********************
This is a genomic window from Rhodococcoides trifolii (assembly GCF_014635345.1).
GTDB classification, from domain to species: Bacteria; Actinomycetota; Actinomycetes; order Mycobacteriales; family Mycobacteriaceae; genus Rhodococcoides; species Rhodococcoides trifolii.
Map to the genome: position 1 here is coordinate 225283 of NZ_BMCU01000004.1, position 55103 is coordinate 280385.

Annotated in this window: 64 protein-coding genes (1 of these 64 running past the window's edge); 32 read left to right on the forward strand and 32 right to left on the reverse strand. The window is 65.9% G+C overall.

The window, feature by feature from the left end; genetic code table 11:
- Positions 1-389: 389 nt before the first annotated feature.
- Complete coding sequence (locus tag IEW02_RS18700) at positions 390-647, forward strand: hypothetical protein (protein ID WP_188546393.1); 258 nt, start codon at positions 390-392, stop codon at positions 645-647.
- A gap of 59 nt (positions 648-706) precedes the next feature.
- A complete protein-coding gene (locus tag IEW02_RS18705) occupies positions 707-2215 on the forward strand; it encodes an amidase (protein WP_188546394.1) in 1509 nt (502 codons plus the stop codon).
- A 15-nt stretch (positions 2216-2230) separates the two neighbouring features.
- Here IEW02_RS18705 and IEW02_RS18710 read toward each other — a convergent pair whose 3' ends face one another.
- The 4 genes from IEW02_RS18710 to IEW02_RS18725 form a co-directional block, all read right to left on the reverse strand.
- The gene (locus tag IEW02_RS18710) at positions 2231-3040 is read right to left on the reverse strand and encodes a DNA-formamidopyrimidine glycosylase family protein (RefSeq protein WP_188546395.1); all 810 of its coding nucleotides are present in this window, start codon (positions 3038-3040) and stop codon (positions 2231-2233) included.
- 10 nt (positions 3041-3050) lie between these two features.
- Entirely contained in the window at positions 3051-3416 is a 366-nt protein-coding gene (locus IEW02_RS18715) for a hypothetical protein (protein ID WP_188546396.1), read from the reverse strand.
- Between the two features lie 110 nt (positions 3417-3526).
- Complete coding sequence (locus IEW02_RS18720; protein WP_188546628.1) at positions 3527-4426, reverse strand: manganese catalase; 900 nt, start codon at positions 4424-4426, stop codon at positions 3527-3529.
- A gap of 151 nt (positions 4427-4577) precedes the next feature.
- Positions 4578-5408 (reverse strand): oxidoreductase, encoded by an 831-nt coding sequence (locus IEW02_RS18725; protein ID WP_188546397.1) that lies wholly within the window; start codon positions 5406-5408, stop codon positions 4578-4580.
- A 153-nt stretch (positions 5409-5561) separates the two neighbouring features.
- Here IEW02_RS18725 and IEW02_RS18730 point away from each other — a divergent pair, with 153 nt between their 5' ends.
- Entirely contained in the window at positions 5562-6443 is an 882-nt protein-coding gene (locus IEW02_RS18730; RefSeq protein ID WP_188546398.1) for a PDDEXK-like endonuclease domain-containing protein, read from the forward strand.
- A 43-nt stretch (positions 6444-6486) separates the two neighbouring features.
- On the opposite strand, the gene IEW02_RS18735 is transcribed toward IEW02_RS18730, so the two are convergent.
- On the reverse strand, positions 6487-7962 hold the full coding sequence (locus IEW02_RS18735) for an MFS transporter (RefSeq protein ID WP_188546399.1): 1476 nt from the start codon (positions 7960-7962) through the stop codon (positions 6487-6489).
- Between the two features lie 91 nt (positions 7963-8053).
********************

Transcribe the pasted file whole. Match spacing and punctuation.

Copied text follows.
This is a genomic window from Rhodococcoides trifolii (assembly GCF_014635345.1).
GTDB classification, from domain to species: Bacteria; Actinomycetota; Actinomycetes; order Mycobacteriales; family Mycobacteriaceae; genus Rhodococcoides; species Rhodococcoides trifolii.
Map to the genome: position 1 here is coordinate 225283 of NZ_BMCU01000004.1, position 55103 is coordinate 280385.

Annotated in this window: 64 protein-coding genes (1 of these 64 running past the window's edge); 32 read left to right on the forward strand and 32 right to left on the reverse strand. The window is 65.9% G+C overall.

The window, feature by feature from the left end; genetic code table 11:
- Positions 1-389: 389 nt before the first annotated feature.
- Complete coding sequence (locus tag IEW02_RS18700) at positions 390-647, forward strand: hypothetical protein (protein ID WP_188546393.1); 258 nt, start codon at positions 390-392, stop codon at positions 645-647.
- A gap of 59 nt (positions 648-706) precedes the next feature.
- A complete protein-coding gene (locus tag IEW02_RS18705) occupies positions 707-2215 on the forward strand; it encodes an amidase (protein WP_188546394.1) in 1509 nt (502 codons plus the stop codon).
- A 15-nt stretch (positions 2216-2230) separates the two neighbouring features.
- Here IEW02_RS18705 and IEW02_RS18710 read toward each other — a convergent pair whose 3' ends face one another.
- The 4 genes from IEW02_RS18710 to IEW02_RS18725 form a co-directional block, all read right to left on the reverse strand.
- The gene (locus tag IEW02_RS18710) at positions 2231-3040 is read right to left on the reverse strand and encodes a DNA-formamidopyrimidine glycosylase family protein (RefSeq protein WP_188546395.1); all 810 of its coding nucleotides are present in this window, start codon (positions 3038-3040) and stop codon (positions 2231-2233) included.
- 10 nt (positions 3041-3050) lie between these two features.
- Entirely contained in the window at positions 3051-3416 is a 366-nt protein-coding gene (locus IEW02_RS18715) for a hypothetical protein (protein ID WP_188546396.1), read from the reverse strand.
- Between the two features lie 110 nt (positions 3417-3526).
- Complete coding sequence (locus IEW02_RS18720; protein WP_188546628.1) at positions 3527-4426, reverse strand: manganese catalase; 900 nt, start codon at positions 4424-4426, stop codon at positions 3527-3529.
- A gap of 151 nt (positions 4427-4577) precedes the next feature.
- Positions 4578-5408 (reverse strand): oxidoreductase, encoded by an 831-nt coding sequence (locus IEW02_RS18725; protein ID WP_188546397.1) that lies wholly within the window; start codon positions 5406-5408, stop codon positions 4578-4580.
- A 153-nt stretch (positions 5409-5561) separates the two neighbouring features.
- Here IEW02_RS18725 and IEW02_RS18730 point away from each other — a divergent pair, with 153 nt between their 5' ends.
- Entirely contained in the window at positions 5562-6443 is an 882-nt protein-coding gene (locus IEW02_RS18730; RefSeq protein ID WP_188546398.1) for a PDDEXK-like endonuclease domain-containing protein, read from the forward strand.
- A 43-nt stretch (positions 6444-6486) separates the two neighbouring features.
- On the opposite strand, the gene IEW02_RS18735 is transcribed toward IEW02_RS18730, so the two are convergent.
- On the reverse strand, positions 6487-7962 hold the full coding sequence (locus IEW02_RS18735) for an MFS transporter (RefSeq protein ID WP_188546399.1): 1476 nt from the start codon (positions 7960-7962) through the stop codon (positions 6487-6489).
- Between the two features lie 91 nt (positions 7963-8053).